On Running Better -- or
-- The Better Runner by Jerry Bloom
Article by Jerry Bloom as published in the Road
Runners Club of America website
I've always thought that the runners who regularly beat me at
races were; for lack of a more eloquent phrase, just better
runners than I. As a rule these people had run longer than I,
they were disciplined in following a regimented work-out structure,
they watched their heart monitors, they watched their watches,
they watched their diet; they did all the things that make a
runner faster. After years of marveling at the speed and mechanics
of these runners (from behind) I have come to the conclusion
that they are not better runners than I am, they are only faster
runners than I am. I am not a better runner than those I regularly
beat at races, only faster than they are are.
This sort of thinking has caused me to run for hours trying
to figure out who is the better runner. Being brought up in
the American way where bigger is better; I always try to quantify
a problem to come up with a solution. It would be so easy
if faster was better; or even if further was better, I could
figure out who was better than who was that way. But it just
doesn't work. Faster is faster, further is further.
I thought that possibly the runner who goes for years without
injury might be the better runner. I know that the runner
who wears matching singlet and shorts and the runner with
the latest and greatest shiny new shoes look like the better
runner, but in truth they are usually just the richest runners.
Of course there are the elite runners who are faster and dress
the part (matching singlet and shorts, pretty shoes, even
socks with logos), but because they get clothes and other
sponsored amenities they are professional runners, not necessarily
I thought that possibly the hard working race directors,
the officers of the local running clubs, maybe even the writing
runners were the better runners because of the time and dedication
they put into running in their own way. But although all this
hard work may grant a runner fame and notoriety, it does not
make a better runner.
As I crank out the miles, my mind sometimes wanders to the
idea of who is the better runner. If it is a parameter I cannot
quantify by speed, distance, attire or service, than how can
I come up with my own subjective view as to who is the better
runner. I know there has to be a tangible answer out there
that I can find and live with.
I feel the better runner tends to get the most out of runs;
whether they are 5 or 10 min/mile pace, whether they are 5
or 20 miles long. The better runner also is the type (although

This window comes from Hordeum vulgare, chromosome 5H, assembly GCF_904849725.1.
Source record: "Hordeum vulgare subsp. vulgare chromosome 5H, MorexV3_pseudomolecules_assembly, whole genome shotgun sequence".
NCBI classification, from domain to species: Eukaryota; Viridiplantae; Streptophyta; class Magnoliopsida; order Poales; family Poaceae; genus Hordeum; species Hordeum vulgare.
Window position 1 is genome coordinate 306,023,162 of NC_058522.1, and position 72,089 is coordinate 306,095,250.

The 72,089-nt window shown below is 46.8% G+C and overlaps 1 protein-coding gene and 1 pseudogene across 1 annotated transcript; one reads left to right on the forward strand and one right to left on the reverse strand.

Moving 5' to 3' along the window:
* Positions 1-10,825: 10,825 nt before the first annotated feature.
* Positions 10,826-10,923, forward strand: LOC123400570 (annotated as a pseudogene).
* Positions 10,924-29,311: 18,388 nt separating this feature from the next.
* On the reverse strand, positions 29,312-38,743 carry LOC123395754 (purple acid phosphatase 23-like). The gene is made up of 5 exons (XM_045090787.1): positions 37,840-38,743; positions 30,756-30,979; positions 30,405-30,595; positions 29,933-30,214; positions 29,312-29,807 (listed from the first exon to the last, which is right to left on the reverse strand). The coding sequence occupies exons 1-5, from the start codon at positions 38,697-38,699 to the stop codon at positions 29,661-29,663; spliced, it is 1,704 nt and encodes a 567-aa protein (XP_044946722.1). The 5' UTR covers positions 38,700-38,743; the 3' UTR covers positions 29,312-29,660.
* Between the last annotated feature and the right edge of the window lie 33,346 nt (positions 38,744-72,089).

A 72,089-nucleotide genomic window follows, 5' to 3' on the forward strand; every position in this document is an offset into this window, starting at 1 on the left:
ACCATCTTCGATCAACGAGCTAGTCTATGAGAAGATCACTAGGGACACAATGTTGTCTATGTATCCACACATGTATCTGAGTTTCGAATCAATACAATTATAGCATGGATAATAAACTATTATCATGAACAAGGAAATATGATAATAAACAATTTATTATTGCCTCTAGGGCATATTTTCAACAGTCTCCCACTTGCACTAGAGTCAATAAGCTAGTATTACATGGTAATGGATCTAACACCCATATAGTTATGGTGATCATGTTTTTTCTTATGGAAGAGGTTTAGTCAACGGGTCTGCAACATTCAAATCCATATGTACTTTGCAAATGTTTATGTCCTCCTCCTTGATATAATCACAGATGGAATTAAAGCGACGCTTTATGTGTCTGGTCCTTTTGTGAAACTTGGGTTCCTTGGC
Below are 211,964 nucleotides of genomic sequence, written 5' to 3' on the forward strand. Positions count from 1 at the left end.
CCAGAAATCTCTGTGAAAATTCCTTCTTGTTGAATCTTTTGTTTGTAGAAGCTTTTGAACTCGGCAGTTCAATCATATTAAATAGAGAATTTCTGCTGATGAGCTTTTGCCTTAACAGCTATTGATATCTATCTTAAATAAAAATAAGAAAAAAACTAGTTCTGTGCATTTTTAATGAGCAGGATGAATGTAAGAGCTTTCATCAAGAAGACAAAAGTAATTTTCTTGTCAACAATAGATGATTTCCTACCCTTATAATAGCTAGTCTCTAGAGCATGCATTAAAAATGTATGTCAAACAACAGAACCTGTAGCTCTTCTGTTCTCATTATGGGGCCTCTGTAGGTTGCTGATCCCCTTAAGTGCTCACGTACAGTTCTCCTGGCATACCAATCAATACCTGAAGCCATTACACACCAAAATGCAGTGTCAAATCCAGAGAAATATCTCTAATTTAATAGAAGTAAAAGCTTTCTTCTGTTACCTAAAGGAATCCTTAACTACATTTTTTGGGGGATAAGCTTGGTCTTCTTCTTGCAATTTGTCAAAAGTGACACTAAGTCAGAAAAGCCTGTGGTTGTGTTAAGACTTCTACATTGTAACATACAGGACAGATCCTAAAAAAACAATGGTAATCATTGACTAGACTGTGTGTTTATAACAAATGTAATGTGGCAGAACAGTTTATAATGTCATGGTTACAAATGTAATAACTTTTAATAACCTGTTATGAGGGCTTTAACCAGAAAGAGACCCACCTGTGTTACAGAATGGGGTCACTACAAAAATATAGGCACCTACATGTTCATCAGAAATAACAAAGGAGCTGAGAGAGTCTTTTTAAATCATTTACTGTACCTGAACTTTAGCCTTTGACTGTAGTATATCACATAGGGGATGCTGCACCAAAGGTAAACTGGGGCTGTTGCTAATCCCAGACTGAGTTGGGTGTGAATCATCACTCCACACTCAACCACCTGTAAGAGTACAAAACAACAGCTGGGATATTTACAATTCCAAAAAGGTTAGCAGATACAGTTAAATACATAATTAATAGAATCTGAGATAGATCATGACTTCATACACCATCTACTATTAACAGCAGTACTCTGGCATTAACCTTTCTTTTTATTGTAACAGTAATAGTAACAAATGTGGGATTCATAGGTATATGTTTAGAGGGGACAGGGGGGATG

they may not live and breath running) tends to exude the runners
lifestyle with an upbeat and positive attitude toward running
and spreads this attitude wherever they go.
I don't think you can pick the better runner out at a race;
before, during or after. Nor can you pick the better runner
out at a training or social run.
There are some hints I recently have found that point to
the better runner. One of the major indicators of the better
runner is the runner who goes out for a lone Sunday long run
not to prepare for an upcoming race, not to pad the mileage
in their running log, not to get in better shape; but just
to run. Although the better runner may do intervals to cut
down on their times at races, they primarily do this speed
work to simply run better. The better runner tends to back
off on their running schedule when the threat of an injury
looms not so much from the fear of the injury but the fear
of not being able to run if the injury manifests itself.
I'm sure these runners have an occasional bad run, but never
bad thoughts about running (except maybe during a marathon
and then only from miles 20 to 22).
None of these indicators is quantifiable. I can come up with
only one way to truly pick out the better runner and it is
not by their running. The only way I can see to spot this
illusive better runner is by the people who come in contact
with him or her.
Through their own enthusiasm for running the better runner
inspires others to run. Friends of the better runner become
runners. The better runner is pretty easy to spot in the workplace
by finding a department with an extra-ordinary proportion
of runners, the better runner is usually behind this anomaly.
Wherever the better runner goes, the gospel of running is
spread and converts to the sport are made. Probably the better
runner doesn't even realize this is happening but the sport
and world are better off because of it.
It doesn't matter how fast, how far or how long they run,
what they eat or what they wear. What does matter is the better
runners loyalty and sincerity to running and to themselves,
because of this the better runner has a better time running
and in the process runs better.
Jerry Bloom is the 1996 Western Region RRCA Club Writer
of the Year.
Permission granted to redistribute, as long
as you acknowledge the author and the Road Runners Club of